Garden Report: January 2014

As my first progress report, I decided to break up the to-do lists and progress by month. I made the Phase 1 Deadline, but I think this will be easier. I though it would be important to keep a tally on a few things besides the to-do list and an overall garden photo. I also want to keep track of what work I’ve completed, what I planted, how much I’m harvesting, and how long all of this takes.

This has been quite an overwhelming undertaking to be honest. I’m worried I’ll screw something up or be unsuccessful, so it’s been a struggle to move forward. I’m taking it one small project on the to-do list at a time.

I do have to admit the beds are functioning great. I was worried about the odd leaf shape pieces of the garden beds at first. The flow of moving in the garden is effortless. Just say no to 90 degree garden beds is my new motto. 

Unfortunately, the view from the back door hasn’t changed much. I’m hoping next month will show more progress.

The December verse January photo comparison would have been pretty boring. I thought May would be more inspiring. In May, you can see the young wheat and sunchokes starting on the left side, the young apple and peach are happy on the right, and the cardoon is getting ready to flower in the center.

The January photo is terrible at best. You can see the apple and peach tree have been removed and the outline of the new beds are visible. There are 5 fruit trees in the photo if you can spot them. The swale is the most obvious in the foreground which is still not complete. Hopefully, this photo is the worst progress photo.

Here’s the incomplete swale I briefly talked about being my main feature in my passive irrigation system. I planned on moving all of the leaf bags that are stopping up the rain flow in the swale and get it tested out.  That didn’t happen. This swale is ugly now, I know, but once completed, it will look like a mulched pathway with a hill on the lower side.

The to-do list for last month is mostly complete. Anything I didn’t complete just goes to February’s to-do list. I’m getting tired of planning the garden. I’m ready for some results already!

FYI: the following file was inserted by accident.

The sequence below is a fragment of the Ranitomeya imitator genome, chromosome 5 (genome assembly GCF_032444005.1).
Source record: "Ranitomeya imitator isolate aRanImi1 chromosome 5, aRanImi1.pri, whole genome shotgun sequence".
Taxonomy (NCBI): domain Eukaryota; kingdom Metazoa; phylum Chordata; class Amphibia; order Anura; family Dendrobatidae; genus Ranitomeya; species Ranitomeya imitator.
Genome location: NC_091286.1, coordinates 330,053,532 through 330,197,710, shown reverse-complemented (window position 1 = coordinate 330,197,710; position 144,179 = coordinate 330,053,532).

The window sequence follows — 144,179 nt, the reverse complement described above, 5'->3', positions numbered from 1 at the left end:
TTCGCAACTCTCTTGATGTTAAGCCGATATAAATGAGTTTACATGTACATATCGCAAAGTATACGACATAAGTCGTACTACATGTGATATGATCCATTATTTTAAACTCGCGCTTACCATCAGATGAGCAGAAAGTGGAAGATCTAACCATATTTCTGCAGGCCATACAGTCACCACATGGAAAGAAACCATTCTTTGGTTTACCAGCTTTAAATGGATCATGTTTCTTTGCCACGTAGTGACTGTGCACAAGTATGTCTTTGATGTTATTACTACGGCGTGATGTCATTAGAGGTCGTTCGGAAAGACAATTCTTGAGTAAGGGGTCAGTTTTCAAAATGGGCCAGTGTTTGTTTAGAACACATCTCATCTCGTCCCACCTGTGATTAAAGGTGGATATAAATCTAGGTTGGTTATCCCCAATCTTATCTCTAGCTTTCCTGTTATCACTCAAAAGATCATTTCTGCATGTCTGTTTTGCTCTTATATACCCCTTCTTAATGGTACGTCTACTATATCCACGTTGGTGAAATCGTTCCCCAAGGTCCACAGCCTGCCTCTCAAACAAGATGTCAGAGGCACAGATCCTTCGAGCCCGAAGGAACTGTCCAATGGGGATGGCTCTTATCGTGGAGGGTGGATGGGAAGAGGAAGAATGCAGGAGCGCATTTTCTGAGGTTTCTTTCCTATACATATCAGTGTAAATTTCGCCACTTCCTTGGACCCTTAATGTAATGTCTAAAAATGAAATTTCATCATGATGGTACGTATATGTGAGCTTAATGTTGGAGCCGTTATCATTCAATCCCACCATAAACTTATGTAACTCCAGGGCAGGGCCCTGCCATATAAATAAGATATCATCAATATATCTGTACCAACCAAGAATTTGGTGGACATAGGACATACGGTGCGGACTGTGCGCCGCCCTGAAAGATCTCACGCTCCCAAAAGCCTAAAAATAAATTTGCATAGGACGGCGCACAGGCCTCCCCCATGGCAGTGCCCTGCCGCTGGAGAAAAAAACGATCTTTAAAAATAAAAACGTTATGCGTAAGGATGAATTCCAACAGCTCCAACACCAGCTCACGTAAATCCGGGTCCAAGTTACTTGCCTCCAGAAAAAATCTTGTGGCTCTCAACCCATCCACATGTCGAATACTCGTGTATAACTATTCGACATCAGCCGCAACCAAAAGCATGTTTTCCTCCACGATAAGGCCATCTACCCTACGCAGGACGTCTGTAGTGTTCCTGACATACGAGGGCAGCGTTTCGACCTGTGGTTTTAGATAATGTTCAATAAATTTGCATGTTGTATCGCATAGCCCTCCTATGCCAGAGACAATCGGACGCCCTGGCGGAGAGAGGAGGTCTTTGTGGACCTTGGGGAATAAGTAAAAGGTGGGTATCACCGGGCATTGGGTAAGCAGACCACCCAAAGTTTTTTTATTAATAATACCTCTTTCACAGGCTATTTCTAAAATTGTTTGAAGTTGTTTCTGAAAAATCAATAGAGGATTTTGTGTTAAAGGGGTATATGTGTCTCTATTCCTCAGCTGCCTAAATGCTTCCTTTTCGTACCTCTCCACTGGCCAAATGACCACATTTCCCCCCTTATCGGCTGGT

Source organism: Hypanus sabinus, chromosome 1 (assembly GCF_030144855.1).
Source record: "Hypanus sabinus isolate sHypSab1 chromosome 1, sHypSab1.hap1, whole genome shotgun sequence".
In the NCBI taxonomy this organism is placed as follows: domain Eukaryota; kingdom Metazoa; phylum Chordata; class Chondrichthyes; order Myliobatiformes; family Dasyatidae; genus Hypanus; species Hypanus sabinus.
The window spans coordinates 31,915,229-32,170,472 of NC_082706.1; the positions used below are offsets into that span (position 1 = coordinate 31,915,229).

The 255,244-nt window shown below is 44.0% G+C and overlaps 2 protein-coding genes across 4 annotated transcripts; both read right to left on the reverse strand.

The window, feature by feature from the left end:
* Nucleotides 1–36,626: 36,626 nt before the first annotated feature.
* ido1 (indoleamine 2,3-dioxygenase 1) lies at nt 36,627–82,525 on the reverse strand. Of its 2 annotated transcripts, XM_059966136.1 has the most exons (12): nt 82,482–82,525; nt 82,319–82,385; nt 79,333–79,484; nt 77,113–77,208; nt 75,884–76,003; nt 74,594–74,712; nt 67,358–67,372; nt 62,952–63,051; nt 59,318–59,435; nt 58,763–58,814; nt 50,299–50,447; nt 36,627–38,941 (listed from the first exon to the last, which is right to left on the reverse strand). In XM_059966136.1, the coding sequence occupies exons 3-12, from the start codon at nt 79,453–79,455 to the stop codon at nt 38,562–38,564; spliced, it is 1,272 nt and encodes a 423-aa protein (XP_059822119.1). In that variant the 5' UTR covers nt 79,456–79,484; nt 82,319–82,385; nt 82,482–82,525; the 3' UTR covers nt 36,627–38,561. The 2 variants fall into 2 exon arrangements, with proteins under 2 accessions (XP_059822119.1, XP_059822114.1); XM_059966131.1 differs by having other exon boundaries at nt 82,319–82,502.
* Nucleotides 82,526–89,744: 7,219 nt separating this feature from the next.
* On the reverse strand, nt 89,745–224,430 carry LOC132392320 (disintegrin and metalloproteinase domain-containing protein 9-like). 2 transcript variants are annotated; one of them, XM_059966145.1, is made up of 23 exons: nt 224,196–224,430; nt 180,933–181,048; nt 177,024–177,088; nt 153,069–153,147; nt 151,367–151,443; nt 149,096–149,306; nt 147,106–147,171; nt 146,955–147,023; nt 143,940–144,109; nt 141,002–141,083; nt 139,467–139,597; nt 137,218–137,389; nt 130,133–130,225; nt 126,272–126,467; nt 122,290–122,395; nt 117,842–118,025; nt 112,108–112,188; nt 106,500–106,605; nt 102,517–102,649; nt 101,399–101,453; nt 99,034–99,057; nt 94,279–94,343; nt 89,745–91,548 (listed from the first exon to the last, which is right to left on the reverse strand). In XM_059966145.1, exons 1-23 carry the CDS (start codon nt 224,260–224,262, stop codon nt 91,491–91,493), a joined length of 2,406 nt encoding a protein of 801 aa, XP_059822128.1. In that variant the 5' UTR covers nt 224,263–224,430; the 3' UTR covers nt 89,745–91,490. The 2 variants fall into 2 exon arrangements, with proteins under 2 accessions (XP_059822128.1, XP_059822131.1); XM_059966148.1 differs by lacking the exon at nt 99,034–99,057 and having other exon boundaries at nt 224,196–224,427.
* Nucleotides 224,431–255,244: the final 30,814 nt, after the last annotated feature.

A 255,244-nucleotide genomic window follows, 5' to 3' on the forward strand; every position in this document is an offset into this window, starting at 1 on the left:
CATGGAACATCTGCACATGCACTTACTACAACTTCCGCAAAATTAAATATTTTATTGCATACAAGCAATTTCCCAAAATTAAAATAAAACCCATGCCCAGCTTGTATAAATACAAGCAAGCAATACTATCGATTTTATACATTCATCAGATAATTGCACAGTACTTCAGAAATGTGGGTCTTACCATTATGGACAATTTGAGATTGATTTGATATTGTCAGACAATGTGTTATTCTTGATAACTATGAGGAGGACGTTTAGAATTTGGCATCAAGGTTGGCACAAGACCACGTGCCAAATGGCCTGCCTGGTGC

1. Complete the master plan bed layout. -Done! (95% complete, I have one half of a path left but ran out of wood)

2. Remove (3) T posts. -Done! I’ve been putting this off, but it was easy.
3. Relocate existing Apple and Peach Tree -Done!
4. Relocate tree collards if the ice storm didn’t get them & disassemble the raised bed –I’m not confident the tree collards will make it. Instead, I dissembled the raised bed and will wait to decide if they are done-zo.
5. Relocate Cardoons – same here, it’s questionable if they will come back, so I’m waiting.
6. Finish the main swale – I’m 90% complete on this. I need to tweak it a bite and fill it with mulch after a rain.
7. Trim existing Trees – I’m 90% complete. The big elm is left to trim and I need help.
8. Construct the (2) annual veggie beds. -0% complete. Haven’t even started.
9. Purchase & Plant Trees: Pear, plum, [nitrogen fixer tree], pawpaw, apple, pecan, [wild card tree]
-65% completed. Pear and plum have been purchased and planted. The Pawpaws and 2nd apple tree have been purchased, but the company doesn’t start shipping until March.
10. Plant cover crops –0% complete. I think I got a little ahead of myself with this one.

Like a business, I think it’s important to monitor the inputs (work) verse outputs (harvest). I want large quantities of outputs to justify the work I’ve been putting into the garden. Since it’s winter, the number is assumed to be low, and not much is established or planted. I also lost most of what I had from the ice storm.

Jauary’s harvest = just a few handfuls of herbs and surviving trees collard leaves.

I really wanted to keep track of the hours I work since I constantly get the ‘boy, that’s going to be a lot of work’ look. Well, I want to track the hours to know if it is or isn’t. I’m not including the hours worked in the front yard doing the ‘regular’ yard work. Any help I get with the garden I’m considering a bonus because I don’t have any consistent help.

Also, I’m guessing, once my garden is established, I’ll be working about 10 hours a week. This might seem a lot, but that time includes harvesting, working mornings before work, and weekends. The time spent watching tv will move to garden time when we get our sun back. I feel like no time will really be lost.

January’s work = 13 hours

Honestly, I don’t think I worked enough or very hard in January. I feel really behind after looking at my planting schedule. This month, I mostly worked on completing the to-do list, clearing the old compost pile, cleaning up, collecting leaves, collecting coffee grounds and collecting cardboard. Actually, my dad did all of the cardboard collecting for me. 

The things you put the most work into are what you value most, right?

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